Attacks in Paris: Waiting out the city's longest night
Translation by:Joseph Pearson
It was a Friday night like any other in Paris's 10th arrondissement. It resulted in the worst hangover of my life. It was the end of an night that took us to the depths of hell.
It's a Friday night like any other in the 10th arrondissement of Paris. On the rue du Faubourg Saint-Denis, bars are overflowing with people, looking for a few swift drinks after work. The beer tastes better on Friday night. Generally speaking, you've earned it. "What a week..." people say, "Tough times...", "I'm snowed under..." There are a few extra empty glasses this evening, as people try to lessen the pressures of the work week.
You have to pass under an archway to get into cour des Petities Écuries. All along the paved street, revellers toast to their new-found freedom, at the watering hole of their choice: Tribal Café, Ô P’tit Paris, Blue Cerise or Gros. We laugh at the thought of going to Gros, and make our way to Tribal.
9:05pm. Happy hour finished five minutes ago. Too bad, but the G&Ts are still only 4 euros. We're five minutes into the match. France-Germany. Big trial run for Euro 2016. We're not doing badly. Gin burns the throat. We take a selfie with the lemon in our mouths. At half time, we light up. We talk through the week. "Got a lot on your plate at work at the moment?"
Oscar arrives, one hand in his pocket, phone to his ear. He taps me on the shoulder. He's excited, talking fast. "It's my brother who works for Vice. There's a shooting in Canal Saint-Martin. Bunch of people dead."
Oscar has a tendancy to mess around. A lot. We smirk back and answer: "Yeah, it's dodgy down there!" Oscar persists, "Knock it off!" We go back in the bar. Everyone is glued to their phones. Phubbing.
An alert from the BFM app: "Shots fired in the 10th arrondissement." More info drips in. It's rue Bichat, a quiet little street 2 or 3 kilometres away. Another notification pops: "Explosions near Stade du France." I don't understand. We watch the match. They continue to play. The sound is off. The President of the Republic slips away. The barman smiles at people leaning over their screens. Someone tells us about the bomb alert at Gare de Lyon that afternoon. Don't panic. A third bit of news: they're at Bataclan, in the 11th. We still don't know if they're the same people, but to get from rue Bichat to the concert hall, they'd have had to come way too close to here. We look outside. They're packing up the terrace. We start to freak, Laura a little more than the rest of us. We get out of there.
At the flat, we're a dozen. We lost people in the panic. We plug ourselves into our newsfeeds for more info. This year, it seems that they dispense nothing but horror. Romain pours us shots. Doubles. It burns going down. That's better. We say things like: "They're not going to fuck up our night. We'll make this the party of the century." Friends have come from Toulouse for the weekend. We high five, start messing around again. More wisecracks from Oscar. We even change the subject: "Didn't we thrash Germany?" We make fun of Olivier Giroud. We chat about Karim Benzema. "In Europe, we'll still say all this is the fault of the Franco-German engine." Lol.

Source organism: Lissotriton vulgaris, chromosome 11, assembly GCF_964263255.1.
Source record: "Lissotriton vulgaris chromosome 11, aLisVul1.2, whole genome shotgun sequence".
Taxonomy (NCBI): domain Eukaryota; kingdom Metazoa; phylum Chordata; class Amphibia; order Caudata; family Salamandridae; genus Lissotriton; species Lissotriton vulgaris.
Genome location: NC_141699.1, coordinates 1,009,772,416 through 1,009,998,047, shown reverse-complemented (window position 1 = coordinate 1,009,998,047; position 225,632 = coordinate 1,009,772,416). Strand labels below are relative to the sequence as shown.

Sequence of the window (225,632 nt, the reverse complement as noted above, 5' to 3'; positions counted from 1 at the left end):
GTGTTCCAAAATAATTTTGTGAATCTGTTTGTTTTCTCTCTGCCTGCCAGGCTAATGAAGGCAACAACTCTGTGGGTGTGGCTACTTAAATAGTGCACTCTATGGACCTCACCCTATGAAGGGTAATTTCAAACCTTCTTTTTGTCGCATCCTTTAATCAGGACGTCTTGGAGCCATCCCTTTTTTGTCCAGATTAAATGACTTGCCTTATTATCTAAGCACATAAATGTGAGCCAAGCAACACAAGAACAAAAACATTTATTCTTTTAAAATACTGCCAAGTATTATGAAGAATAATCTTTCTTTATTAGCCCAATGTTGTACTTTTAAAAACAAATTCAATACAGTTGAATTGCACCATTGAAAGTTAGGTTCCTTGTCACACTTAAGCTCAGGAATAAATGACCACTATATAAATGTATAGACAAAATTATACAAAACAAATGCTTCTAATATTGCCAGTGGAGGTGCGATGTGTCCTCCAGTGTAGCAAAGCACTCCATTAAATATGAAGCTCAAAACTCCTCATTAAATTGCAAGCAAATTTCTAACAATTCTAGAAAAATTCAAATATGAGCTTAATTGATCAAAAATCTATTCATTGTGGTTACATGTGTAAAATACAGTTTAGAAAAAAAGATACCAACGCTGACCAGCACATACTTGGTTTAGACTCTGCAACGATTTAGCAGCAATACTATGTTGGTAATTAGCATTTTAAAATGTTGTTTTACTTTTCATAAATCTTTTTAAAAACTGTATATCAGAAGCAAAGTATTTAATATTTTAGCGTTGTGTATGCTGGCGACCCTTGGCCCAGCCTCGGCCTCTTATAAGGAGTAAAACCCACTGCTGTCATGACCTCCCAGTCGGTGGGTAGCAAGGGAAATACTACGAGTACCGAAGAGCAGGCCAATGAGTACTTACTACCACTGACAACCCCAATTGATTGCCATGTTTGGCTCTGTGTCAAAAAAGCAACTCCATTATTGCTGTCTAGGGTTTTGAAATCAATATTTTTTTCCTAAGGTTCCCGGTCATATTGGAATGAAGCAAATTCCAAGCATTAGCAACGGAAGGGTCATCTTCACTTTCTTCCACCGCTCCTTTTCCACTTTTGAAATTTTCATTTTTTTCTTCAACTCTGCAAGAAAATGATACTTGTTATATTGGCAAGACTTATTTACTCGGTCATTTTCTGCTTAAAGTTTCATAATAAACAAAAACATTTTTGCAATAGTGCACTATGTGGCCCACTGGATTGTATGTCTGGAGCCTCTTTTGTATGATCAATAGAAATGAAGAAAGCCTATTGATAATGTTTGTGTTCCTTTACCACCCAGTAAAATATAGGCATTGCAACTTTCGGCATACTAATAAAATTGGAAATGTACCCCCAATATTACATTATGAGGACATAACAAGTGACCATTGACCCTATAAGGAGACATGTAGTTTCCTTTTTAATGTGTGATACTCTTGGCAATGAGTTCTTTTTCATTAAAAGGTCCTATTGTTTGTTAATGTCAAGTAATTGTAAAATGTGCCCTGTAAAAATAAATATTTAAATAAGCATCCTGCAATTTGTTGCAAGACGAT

11:30pm. The news ticker changes. Hostages taken at Bataclan. Erwan is finally here. He's worried. He works in music, and has mates at the Eagles Of Death Metal concert. On the other hand, I still suspect everything will be alright. Like at the kosher supermarket in January, the police will make sure of it. There are people in the courtyard. I head down. We buy some drinks, swig whiskey from the bottle. We ring our friends and family. There's a lot of calls, IMs and clicks of the Safety Check on Facebook.
At the flat, we're now closer to thirty. I don't know half these people. It's 12 something pm. At Bataclan, there's a police assault. "Four terrorists neutralised." People ask for the Wi-Fi, we stick a post-it over the counter. Fiona, an American journalist, speaks to her newsroom in San Francisco. We learn that the hashtag #portesouverts has saved lives. Not many. On Facebook, we learn there's 100 dead at Bataclan. Too late, we see the message of Benjamin: "I'm still in Bataclan. First floor. Badly wounded. They attacked so fast. There are survivors inside. They slaughtered everybody. One by one." A massacre. A friend of Erwan's is also wounded*. Sophie and I, we take him in our arms. We're sat on the ground in front of the TV, cross-legged, misty-eyed. Fingers entwine with the hand of a stranger. Cigarettes burn down to their end, unsmoked. No one takes off their jacket. No one speaks.
2:00am. People start to leave. Taxis aren't running, except for Uber. We barely even say goodbye. The flat slowly empties. Spent whiskey bottles litter the floor. Chargers hang down without phones at their ends. I smell stale tobacco. I sip a nightcap in front of Teenage Mutant Ninja Turtles, I wanted the rottenest film I could find. My body reacts and I roll into a ball. I flinch. It feels so much worse than 10 months ago. The Jack Daniel's is rancid; my cigarette makes me wretch. I prepare myself for the worst hangover of my entire life.
*Cafébabel is sad to announce that this friend passed away on Sunday evening. His name was Thomas.
Translated from Attaques à Paris : carnage au bout de la nuit